Do you remember Trey Radel? Sure you do. It’s just that the last time you heard his name he being talked about was being arrested for buying cocaine from an undercover FBI agent. Did I mention he was a sitting U.S. Congressman?
The mainstream media took glee in reporting that Rep. Trey Radel was a tea party Republican that had once voted to drug-test welfare recipients. After resigning in disgrace, the safe bet was that he would fade into obscurity never to be heard of again. Except that’s not how the story ends.
Trey Radel is back and out with his autobiographical account titled Democrazy, A True Story of Weird Politics, Money, Madness & Finger Food – the latter being a reference to the silly ban that was instituted shortly after Democrats took back the U.S. House of Representatives that was meant to reduce corruption in the people’s House by limiting food portions at events sponsored by lobbyists. Spoiler alert: it has not – which is why it’s a running joke on Capitol Hill.
The book works because it is unapologetically unfiltered, honest and revealing. In the scores of political autobiographies that typically gloss over controversy and embarrassing episodes, Democrazy stands out. As soon you open the book, you are transported back into Trey Radel’s darkest hours as he is fighting his way into the local D.C. courtroom about to face charges for buying cocaine. The judge goes easy on him. Sure, it may have helped that he had a team of high-powered attorneys on his side, but recall he was busted for buying and not dealing cocaine.
The real drama is the shame, guilt and complete loss of purpose after falling from the pretty perch that is being a sitting U.S. Congressman. “As sick and narcissistic as it sounds, I was thinking about my image – literally, my image on video – as we walked into the packed courtroom,” writes Radel in the opening pages of Democrazy.
This honesty is refreshing and we could use more of it from our public elected officials that often pretend to not care about their image and reputation when talking to the public after being caught for doing something stupid.
At one point Radel describes how he thought he might be able to hide the arrest from his wife, staff and even the general public because he was booked by his birth name (Henry). Silly, yes, but when you are trying to protect your cushy job, desperation kicks in.
Sure, not all of it is great. There’s the constant fundraising that occupies more time than politicians let on. Family life takes a back seat. Lobbyists and special interest groups call many of the shots. And even though some people in the district may know who you are, you’re a nobody in D.C. as a freshman Member of Congress.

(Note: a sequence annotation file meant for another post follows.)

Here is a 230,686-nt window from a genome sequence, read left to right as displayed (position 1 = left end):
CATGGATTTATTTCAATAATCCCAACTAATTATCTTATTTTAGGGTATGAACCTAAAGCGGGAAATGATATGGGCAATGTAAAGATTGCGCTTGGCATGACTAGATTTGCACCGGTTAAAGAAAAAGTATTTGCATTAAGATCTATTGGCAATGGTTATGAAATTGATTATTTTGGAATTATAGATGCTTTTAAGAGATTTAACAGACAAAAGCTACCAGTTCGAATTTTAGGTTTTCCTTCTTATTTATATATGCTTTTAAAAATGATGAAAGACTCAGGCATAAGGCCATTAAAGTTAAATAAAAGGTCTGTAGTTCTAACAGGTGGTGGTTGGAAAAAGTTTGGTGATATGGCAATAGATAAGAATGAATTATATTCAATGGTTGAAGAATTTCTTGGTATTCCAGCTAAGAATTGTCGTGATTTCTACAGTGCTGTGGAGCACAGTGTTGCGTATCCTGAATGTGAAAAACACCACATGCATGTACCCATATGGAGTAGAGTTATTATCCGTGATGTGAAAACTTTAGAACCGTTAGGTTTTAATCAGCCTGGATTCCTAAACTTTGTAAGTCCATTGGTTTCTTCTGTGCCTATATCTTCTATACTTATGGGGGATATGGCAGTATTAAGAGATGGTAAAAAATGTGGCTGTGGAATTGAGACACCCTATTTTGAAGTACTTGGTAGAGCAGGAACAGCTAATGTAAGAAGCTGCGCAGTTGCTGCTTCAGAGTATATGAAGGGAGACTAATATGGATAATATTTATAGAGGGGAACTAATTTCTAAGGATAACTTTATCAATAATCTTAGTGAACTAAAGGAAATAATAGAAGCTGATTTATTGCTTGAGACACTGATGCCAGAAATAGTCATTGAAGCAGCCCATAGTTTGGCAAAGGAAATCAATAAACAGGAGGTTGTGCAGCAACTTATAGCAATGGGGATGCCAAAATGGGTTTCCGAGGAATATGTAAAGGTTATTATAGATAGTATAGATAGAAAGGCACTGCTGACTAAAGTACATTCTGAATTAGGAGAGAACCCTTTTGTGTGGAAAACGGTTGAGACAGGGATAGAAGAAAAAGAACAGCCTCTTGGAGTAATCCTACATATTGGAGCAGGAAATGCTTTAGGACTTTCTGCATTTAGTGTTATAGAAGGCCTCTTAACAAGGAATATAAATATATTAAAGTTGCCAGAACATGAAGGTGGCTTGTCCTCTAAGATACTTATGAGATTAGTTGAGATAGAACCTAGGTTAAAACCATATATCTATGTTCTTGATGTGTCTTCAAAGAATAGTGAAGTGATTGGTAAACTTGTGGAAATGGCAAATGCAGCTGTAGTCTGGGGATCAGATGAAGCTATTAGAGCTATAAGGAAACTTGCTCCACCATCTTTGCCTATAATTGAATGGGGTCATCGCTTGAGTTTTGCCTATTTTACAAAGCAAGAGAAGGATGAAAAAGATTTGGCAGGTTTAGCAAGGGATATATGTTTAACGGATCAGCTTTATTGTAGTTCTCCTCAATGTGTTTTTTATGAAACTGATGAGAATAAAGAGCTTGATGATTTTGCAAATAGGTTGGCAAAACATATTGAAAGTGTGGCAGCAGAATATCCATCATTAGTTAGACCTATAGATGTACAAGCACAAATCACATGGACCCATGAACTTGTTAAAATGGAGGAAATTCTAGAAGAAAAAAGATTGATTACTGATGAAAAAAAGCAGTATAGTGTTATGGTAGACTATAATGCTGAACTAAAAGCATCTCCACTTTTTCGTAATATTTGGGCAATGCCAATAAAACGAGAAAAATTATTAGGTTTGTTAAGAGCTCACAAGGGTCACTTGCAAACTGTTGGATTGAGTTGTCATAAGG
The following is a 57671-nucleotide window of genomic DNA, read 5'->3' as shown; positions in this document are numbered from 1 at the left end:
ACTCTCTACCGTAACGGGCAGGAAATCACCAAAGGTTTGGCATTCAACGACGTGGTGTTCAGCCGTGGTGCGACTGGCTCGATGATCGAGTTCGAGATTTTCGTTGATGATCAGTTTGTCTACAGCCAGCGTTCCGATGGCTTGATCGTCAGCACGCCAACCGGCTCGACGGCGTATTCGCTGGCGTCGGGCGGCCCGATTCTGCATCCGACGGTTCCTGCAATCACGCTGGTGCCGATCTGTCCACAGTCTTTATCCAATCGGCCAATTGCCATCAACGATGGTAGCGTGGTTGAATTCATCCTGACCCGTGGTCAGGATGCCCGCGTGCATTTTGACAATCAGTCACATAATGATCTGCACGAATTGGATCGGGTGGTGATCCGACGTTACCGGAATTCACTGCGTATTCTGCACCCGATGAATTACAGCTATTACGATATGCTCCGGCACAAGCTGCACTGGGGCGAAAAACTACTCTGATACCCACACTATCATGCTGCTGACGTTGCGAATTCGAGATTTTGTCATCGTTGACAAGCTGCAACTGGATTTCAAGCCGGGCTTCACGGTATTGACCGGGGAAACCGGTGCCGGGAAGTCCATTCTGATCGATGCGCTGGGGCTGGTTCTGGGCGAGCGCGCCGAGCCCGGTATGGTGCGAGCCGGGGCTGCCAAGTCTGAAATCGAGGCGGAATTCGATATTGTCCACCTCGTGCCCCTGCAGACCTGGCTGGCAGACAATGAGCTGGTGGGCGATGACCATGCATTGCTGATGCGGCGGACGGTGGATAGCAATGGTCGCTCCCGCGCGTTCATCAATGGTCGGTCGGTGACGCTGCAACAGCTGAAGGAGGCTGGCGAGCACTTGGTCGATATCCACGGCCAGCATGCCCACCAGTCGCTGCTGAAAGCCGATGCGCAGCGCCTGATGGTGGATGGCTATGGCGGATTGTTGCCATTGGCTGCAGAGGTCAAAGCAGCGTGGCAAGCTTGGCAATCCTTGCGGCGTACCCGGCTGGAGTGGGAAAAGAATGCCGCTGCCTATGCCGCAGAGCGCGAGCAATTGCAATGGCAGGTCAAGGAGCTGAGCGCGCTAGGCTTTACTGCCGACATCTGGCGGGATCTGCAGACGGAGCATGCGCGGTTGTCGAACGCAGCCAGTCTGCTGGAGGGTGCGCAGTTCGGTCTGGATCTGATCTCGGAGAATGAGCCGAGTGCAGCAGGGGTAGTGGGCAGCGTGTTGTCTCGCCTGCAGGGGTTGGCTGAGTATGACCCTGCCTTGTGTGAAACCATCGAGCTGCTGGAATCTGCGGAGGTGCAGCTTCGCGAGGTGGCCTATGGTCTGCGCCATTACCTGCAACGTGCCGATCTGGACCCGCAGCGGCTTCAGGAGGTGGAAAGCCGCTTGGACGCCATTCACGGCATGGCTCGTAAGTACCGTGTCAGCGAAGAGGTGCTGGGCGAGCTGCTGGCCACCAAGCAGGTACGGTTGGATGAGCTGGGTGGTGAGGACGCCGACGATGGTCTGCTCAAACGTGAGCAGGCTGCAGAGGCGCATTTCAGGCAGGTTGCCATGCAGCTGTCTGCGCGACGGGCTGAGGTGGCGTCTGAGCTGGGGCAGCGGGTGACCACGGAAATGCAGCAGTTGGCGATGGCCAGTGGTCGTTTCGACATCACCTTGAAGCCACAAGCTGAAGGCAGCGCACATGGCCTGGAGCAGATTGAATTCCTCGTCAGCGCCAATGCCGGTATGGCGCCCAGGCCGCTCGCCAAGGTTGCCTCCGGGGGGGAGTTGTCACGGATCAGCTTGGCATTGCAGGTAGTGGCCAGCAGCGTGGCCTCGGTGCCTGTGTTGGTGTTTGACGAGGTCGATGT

And for all the promises made on the campaign trail about enacting legislation, it’s hard to actually make an impact. Radel spends a chapter talking about his biggest legislative accomplishment: fighting to strip a $50 million appropriation request in the farm bill for sheep shearing.
But the job does come with perks. A decent salary, a large stipend to travel back and forth to your district every week and a small army of staff and personal assistants ready to respond to your every request. Members of Congress are lying to you if they tell you that this means nothing to them. It does. And when it’s gone, it’s tough to readjust to normalcy.
What’s particularly sad about Trey Radel’s fall from grace is that he really was a different breed of Republican. Yes he was relatively young when he was elected to serve in 2011 in a special election to replace Rep. Connie Mack (R-Fl.) in the St. Petersburg district, but it was also his approach to politics. Having learned Spanish while living in Mexico, Radel was accepting invitations from Univision and Telemundo to talk politics and take the Republican Party’s message to Hispanics living in U.S.
He was a savvy social media user engaging with millenials about hip hop and pop culture while talking up the merits of limited government and the free enterprise system. We could use more of this in the Republican Party. Sure, this last election was kind to Republicans. But demographic trend lines suggest that Republicans and conservatives will have their work cut out in the future. Republicans will need people like Trey Radel that want to spend less time preaching to the choir and more time speaking to the skeptics.
In the end, Radel succumbed to the self-righteousness and arrogance that claim public elected officials every year. For most, these demons are manifested in corruption, embezzlement and sexual exploits. For Radel it was cocaine. That’s the only real difference.
Don’t expect a big reveal of how to unite a fractured country or fix our dysfunctional government in Democrazy. But that’s not the point of the book. Radel’s story is entertaining, funny, sad and even redemptive.
“Democracy is ugly, it is tough, and sometimes it’s a little crazy…. Congress is a lot like you and me. It is a reflection of our society, all the good, bad, and questionable. When we look at Washington, we’re looking in a mirror,” writes Radel – and he is absolutely right.
Original CBC review by Israel Ortega.
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